Fascinating for the archeology and architecture, there are many different tunnels and chambers. These seem to show that the site was used for embalming and sacrifices practised at the time.
To add to the image, the canal branches off and one carries the liquid down to the underground chambers. No matter the fluid carried by the channel, there’s no doubt it would have been a spectacle to witness the rituals or events taking place here.
There are a series of different ruins at the site. You can also see different carvings of animals and writing relating to the Incan gods. The figures to be found include a condor and puma, which are both animals found in the region.
Note that the actual function of Qenqo is unknown. The Spanish thought the site was an amphitheater, and although theories to its origin and function narrow on its use above, the site remains mysterious.
One of the most agreed upon functions of Qenqo was that it helped with studying the sun and stars. The sun, stars and astronomy has great significance for the Inca.
An area at Qenqo shows it helped with measuring the positions of the sun, which would have been linked to identifying seasons or times of significance.
Qenqo is split into a few different areas. Surrounding the main site of Quenco Grande are different stone ruins. These include carved stones with images of snakes and monkeys.
The underground chamber is one of the most fascinating features. The stones making up the walls, tables and chambers are perfectly carved with purpose.
Historians think this was for embalming or sacrificial rituals and the sacrifices could have been human or other animals, such as llamas.
When to visit the Sacred Valley
The best time to visit the Sacred Valley will be when the days are clear enough to see the incredible scenery and monuments, when there’s less rain, and when you can miss the large crowds.
The wet season starts around the 2nd week of November and ends at the start of April. You can expect the most rain in January, February, and December.
Note that this is also the warmer weather months and daytime temperature is 18 °C (64 °F) during the day and 9 °C (48 °F) at night.
It’s not simply the rain directly that starts to be a problem over this time. The trails and rocks are slippery and it becomes harder to appreciate the scenery. This is often a challenge for visitors wanting the iconic photos of Machu Picchu.
As you can imagine, the wet weather months are usually avoided. Of course, this means an advantage of this time of year is that you avoid the crowds.
The most crowds are over the peak season between May and September and also over December.
The dry season is between May and October when you can expect better views of the iconic monuments and scenery. Temperature over this time is around 16 °C (61 °F) during the day and can get down to around 0 °C (32 °F) during the night.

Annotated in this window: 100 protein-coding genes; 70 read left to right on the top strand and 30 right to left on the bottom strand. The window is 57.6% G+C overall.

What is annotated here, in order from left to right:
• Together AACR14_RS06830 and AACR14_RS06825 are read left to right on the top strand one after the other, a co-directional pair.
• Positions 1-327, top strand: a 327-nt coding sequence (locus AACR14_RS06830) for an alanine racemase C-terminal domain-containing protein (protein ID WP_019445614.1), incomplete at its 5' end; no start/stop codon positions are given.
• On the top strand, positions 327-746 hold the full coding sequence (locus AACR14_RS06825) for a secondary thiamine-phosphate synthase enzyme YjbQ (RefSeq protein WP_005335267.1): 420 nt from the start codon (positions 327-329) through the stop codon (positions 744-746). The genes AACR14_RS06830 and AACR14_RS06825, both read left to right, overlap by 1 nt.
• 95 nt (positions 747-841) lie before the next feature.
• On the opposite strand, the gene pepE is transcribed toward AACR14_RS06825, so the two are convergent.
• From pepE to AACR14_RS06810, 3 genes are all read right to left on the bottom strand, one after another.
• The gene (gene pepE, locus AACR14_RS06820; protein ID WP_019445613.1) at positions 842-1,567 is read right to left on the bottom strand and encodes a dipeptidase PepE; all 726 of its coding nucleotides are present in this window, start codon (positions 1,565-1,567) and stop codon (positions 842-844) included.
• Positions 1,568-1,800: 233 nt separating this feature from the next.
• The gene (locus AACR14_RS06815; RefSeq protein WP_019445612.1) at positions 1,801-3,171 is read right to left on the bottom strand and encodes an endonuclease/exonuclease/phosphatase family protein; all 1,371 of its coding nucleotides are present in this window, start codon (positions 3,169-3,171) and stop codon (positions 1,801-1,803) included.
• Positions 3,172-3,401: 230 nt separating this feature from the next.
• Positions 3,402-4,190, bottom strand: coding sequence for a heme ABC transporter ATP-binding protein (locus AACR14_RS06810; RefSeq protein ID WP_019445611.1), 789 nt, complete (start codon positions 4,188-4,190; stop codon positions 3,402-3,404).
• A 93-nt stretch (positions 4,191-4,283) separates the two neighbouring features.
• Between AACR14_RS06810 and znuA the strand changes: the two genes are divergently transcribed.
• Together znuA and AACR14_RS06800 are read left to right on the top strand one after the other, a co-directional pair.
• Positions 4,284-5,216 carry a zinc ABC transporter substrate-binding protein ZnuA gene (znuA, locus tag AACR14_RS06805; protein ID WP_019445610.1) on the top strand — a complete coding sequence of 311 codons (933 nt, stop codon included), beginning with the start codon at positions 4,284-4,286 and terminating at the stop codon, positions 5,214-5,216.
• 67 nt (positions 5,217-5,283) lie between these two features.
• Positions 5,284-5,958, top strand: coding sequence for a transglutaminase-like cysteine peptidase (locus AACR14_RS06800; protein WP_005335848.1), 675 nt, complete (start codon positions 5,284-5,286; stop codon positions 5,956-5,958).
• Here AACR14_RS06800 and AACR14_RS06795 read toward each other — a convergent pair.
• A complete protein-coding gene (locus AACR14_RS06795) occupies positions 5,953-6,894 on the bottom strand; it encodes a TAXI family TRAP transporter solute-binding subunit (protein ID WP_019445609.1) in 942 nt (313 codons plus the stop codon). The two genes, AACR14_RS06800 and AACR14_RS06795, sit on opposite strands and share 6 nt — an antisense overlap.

For more information with a month-by-month summary, you can see our guide for when to visit Machu Picchu.
Visiting the Sacred Valley from Cusco
Cusco is often the base to visit the Sacred Valley.
Cusco itself is a fantastic destination to visit and the city offers many attractions. One of the most fascinating areas is the historic center.
In the historic centre, see the fantastic architecture were the find Spanish brickwork merges the large Incan stones.
This has created some fascinating sights as you walk the city and enjoy the attractions.
From Cusco, you can then easily head to the Sacred Valley.
Many people choose to visit the Sacred Valley independently. You can purchase the tourist ticket at the entrance to the attractions or in Cusco city.
For a more comfortable and more fluid experience, you can also enjoy many different package tours including the Sacred Valley.
Packing List for the Sacred Valley
Note that if you choose to visit over the low season during the wetter weather, you may wish to take some ziplock or dry bags and a poncho in your daypack. These fold up small and can offer more protection than a rain jacket.
- Comfortable walking shoes
- Fleece for cold nights
- Waterproof jacket
- Comfortable light clothing
- Brimmed hat
- Sunglasses with UV protection
- Day pack
- Your small travel medkit
- Sun lotion
- Lip balm
- Citronella mosquito repellent
- Camera with a spare battery
- Water Bottle (reduce plastic by taking a reusable bottle)
Surrounding the Sacred Valley
There are many more attractions surrounding Cusco and the Sacred Valley. Enjoy the many different markets and Andean scenery.
There are also many different hikes, such as the famous Inca Trail to Machu Picchu, Choquequirao, Salkantay Trek and the trek to Rainbow Mountain.